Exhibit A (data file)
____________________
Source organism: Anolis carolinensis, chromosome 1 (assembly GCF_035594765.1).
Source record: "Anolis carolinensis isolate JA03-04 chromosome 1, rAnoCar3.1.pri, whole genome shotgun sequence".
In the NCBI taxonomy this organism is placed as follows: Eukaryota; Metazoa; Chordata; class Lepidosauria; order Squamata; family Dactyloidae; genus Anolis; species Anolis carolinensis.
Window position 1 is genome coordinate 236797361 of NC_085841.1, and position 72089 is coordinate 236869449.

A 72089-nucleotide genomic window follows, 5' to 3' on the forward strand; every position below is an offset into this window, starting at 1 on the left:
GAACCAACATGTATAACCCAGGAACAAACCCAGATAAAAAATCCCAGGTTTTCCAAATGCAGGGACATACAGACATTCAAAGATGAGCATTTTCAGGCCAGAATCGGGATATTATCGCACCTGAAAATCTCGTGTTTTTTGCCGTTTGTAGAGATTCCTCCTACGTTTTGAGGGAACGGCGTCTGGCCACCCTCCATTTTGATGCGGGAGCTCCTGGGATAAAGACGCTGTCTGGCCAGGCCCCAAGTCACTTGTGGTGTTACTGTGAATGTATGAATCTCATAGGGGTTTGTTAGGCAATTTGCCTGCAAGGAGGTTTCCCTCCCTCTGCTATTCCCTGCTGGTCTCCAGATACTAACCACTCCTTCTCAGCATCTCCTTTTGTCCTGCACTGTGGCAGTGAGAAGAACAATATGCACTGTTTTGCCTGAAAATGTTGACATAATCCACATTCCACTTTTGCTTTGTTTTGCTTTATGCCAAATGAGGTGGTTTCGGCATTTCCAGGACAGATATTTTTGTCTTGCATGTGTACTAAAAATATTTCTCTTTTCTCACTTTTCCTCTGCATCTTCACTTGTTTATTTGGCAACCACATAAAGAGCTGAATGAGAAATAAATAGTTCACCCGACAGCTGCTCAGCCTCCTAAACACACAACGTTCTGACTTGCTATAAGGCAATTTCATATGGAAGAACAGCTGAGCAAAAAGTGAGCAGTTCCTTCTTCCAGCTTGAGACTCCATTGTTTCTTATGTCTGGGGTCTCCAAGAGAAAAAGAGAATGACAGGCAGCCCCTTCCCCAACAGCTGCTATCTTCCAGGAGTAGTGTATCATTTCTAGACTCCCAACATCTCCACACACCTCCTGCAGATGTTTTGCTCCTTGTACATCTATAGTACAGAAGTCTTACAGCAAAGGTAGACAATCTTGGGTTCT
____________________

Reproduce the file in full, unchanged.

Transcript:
Source organism: Anolis carolinensis, chromosome 1 (assembly GCF_035594765.1).
Source record: "Anolis carolinensis isolate JA03-04 chromosome 1, rAnoCar3.1.pri, whole genome shotgun sequence".
In the NCBI taxonomy this organism is placed as follows: Eukaryota; Metazoa; Chordata; class Lepidosauria; order Squamata; family Dactyloidae; genus Anolis; species Anolis carolinensis.
Window position 1 is genome coordinate 236797361 of NC_085841.1, and position 72089 is coordinate 236869449.

A 72089-nucleotide genomic window follows, 5' to 3' on the forward strand; every position below is an offset into this window, starting at 1 on the left:
GAACCAACATGTATAACCCAGGAACAAACCCAGATAAAAAATCCCAGGTTTTCCAAATGCAGGGACATACAGACATTCAAAGATGAGCATTTTCAGGCCAGAATCGGGATATTATCGCACCTGAAAATCTCGTGTTTTTTGCCGTTTGTAGAGATTCCTCCTACGTTTTGAGGGAACGGCGTCTGGCCACCCTCCATTTTGATGCGGGAGCTCCTGGGATAAAGACGCTGTCTGGCCAGGCCCCAAGTCACTTGTGGTGTTACTGTGAATGTATGAATCTCATAGGGGTTTGTTAGGCAATTTGCCTGCAAGGAGGTTTCCCTCCCTCTGCTATTCCCTGCTGGTCTCCAGATACTAACCACTCCTTCTCAGCATCTCCTTTTGTCCTGCACTGTGGCAGTGAGAAGAACAATATGCACTGTTTTGCCTGAAAATGTTGACATAATCCACATTCCACTTTTGCTTTGTTTTGCTTTATGCCAAATGAGGTGGTTTCGGCATTTCCAGGACAGATATTTTTGTCTTGCATGTGTACTAAAAATATTTCTCTTTTCTCACTTTTCCTCTGCATCTTCACTTGTTTATTTGGCAACCACATAAAGAGCTGAATGAGAAATAAATAGTTCACCCGACAGCTGCTCAGCCTCCTAAACACACAACGTTCTGACTTGCTATAAGGCAATTTCATATGGAAGAACAGCTGAGCAAAAAGTGAGCAGTTCCTTCTTCCAGCTTGAGACTCCATTGTTTCTTATGTCTGGGGTCTCCAAGAGAAAAAGAGAATGACAGGCAGCCCCTTCCCCAACAGCTGCTATCTTCCAGGAGTAGTGTATCATTTCTAGACTCCCAACATCTCCACACACCTCCTGCAGATGTTTTGCTCCTTGTACATCTATAGTACAGAAGTCTTACAGCAAAGGTAGACAATCTTGGGTTCT